Biomedical scientist Alan Mackay-Sim has been named the 2017 Australian of the Year for his stem cell research that helped a quadriplegic man to restore his mobility. His Australian of the Year award was presented to him by Prime Minister Malcolm Turnbull on Wednesday night.
In 2014, Emeritus Professor Mackay-Sim’s work helped Polish firefighter Darek Fidyka become the first paraplegic to recover mobility. The 65-year-old professor used nasal cavity cells and inject them to the spinal cord.
According to Geoffrey Raisman, a British professor of neural regeneration, Mackay-Sim’s achievement was more impressive than man walking on the moon. However, when Mackay-Sim was awarded the Queensland’s Australian of the Year, he thought that he did not deserve it because many researchers were also involved in his study.
Alan Mackay-Sim hopes that the award he got would increase the public’s awareness about spinal cord injuries and studies into rare brain illnesses. The professor added that Australia should also prioritize research and health spending.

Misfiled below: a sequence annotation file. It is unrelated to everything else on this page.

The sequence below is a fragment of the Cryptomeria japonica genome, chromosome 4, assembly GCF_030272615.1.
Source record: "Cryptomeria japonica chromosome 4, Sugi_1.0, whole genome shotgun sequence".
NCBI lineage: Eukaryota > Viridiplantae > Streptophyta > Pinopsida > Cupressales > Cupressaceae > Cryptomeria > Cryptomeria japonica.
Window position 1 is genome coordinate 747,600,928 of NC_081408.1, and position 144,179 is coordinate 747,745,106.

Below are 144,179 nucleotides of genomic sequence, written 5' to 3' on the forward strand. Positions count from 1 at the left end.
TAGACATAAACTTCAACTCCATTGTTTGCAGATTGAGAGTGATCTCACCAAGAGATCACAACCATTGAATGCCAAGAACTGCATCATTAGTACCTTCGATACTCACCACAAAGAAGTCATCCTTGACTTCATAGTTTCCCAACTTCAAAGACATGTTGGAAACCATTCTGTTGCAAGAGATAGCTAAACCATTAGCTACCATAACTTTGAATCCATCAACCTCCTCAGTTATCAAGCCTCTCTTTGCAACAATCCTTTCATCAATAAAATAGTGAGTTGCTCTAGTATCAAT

“Researchers need a long view, much longer than the political horizon. More than 10,000 people in Australia have a spinal injury and we add to that tally by a person every day and the cost to Australia is about $2 billion annually,” Mackay-Sim states, according to Sydney Morning Herald. “Now 60 years ago, Australia was one of the first countries to move away from the idea that spinal cord injuries could not be treated and intense research in the last 20 years gives hope that future spinal cord injuries will be treated early and the effects minimized.”
The Senior Australian of the Year was awarded to Sister Anne Gardiner, an 85-year-old Catholic nun who supported Tiwi culture as well as promoting the Bathurst Island’s local community. Meanwhile, the Young Australian of the Year was given to Paul Vasileff, a 26-year-old fashion designer that created works that have been used on the Oscars red carpet.